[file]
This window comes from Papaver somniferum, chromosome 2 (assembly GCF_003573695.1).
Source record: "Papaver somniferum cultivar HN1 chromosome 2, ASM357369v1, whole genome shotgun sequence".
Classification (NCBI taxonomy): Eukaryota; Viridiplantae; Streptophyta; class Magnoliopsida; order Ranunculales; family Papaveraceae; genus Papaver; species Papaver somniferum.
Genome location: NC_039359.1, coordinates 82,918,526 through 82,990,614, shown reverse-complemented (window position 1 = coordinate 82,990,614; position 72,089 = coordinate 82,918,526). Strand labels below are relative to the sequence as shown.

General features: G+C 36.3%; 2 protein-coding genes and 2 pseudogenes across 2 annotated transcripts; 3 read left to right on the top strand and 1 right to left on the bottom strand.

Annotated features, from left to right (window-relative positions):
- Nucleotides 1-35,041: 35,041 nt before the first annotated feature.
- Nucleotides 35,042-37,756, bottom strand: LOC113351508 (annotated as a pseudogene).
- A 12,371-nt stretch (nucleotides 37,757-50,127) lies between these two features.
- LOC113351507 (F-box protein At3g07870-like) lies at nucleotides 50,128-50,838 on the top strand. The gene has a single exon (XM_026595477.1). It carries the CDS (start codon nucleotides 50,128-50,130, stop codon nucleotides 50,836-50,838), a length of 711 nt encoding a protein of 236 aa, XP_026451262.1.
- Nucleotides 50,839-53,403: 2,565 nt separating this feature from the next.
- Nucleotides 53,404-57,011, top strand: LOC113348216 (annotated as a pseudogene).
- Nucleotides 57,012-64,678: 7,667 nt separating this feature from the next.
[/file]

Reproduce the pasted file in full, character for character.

This window comes from Papaver somniferum, chromosome 2 (assembly GCF_003573695.1).
Source record: "Papaver somniferum cultivar HN1 chromosome 2, ASM357369v1, whole genome shotgun sequence".
Classification (NCBI taxonomy): Eukaryota; Viridiplantae; Streptophyta; class Magnoliopsida; order Ranunculales; family Papaveraceae; genus Papaver; species Papaver somniferum.
Genome location: NC_039359.1, coordinates 82,918,526 through 82,990,614, shown reverse-complemented (window position 1 = coordinate 82,990,614; position 72,089 = coordinate 82,918,526). Strand labels below are relative to the sequence as shown.

General features: G+C 36.3%; 2 protein-coding genes and 2 pseudogenes across 2 annotated transcripts; 3 read left to right on the top strand and 1 right to left on the bottom strand.

Annotated features, from left to right (window-relative positions):
- Nucleotides 1-35,041: 35,041 nt before the first annotated feature.
- Nucleotides 35,042-37,756, bottom strand: LOC113351508 (annotated as a pseudogene).
- A 12,371-nt stretch (nucleotides 37,757-50,127) lies between these two features.
- LOC113351507 (F-box protein At3g07870-like) lies at nucleotides 50,128-50,838 on the top strand. The gene has a single exon (XM_026595477.1). It carries the CDS (start codon nucleotides 50,128-50,130, stop codon nucleotides 50,836-50,838), a length of 711 nt encoding a protein of 236 aa, XP_026451262.1.
- Nucleotides 50,839-53,403: 2,565 nt separating this feature from the next.
- Nucleotides 53,404-57,011, top strand: LOC113348216 (annotated as a pseudogene).
- Nucleotides 57,012-64,678: 7,667 nt separating this feature from the next.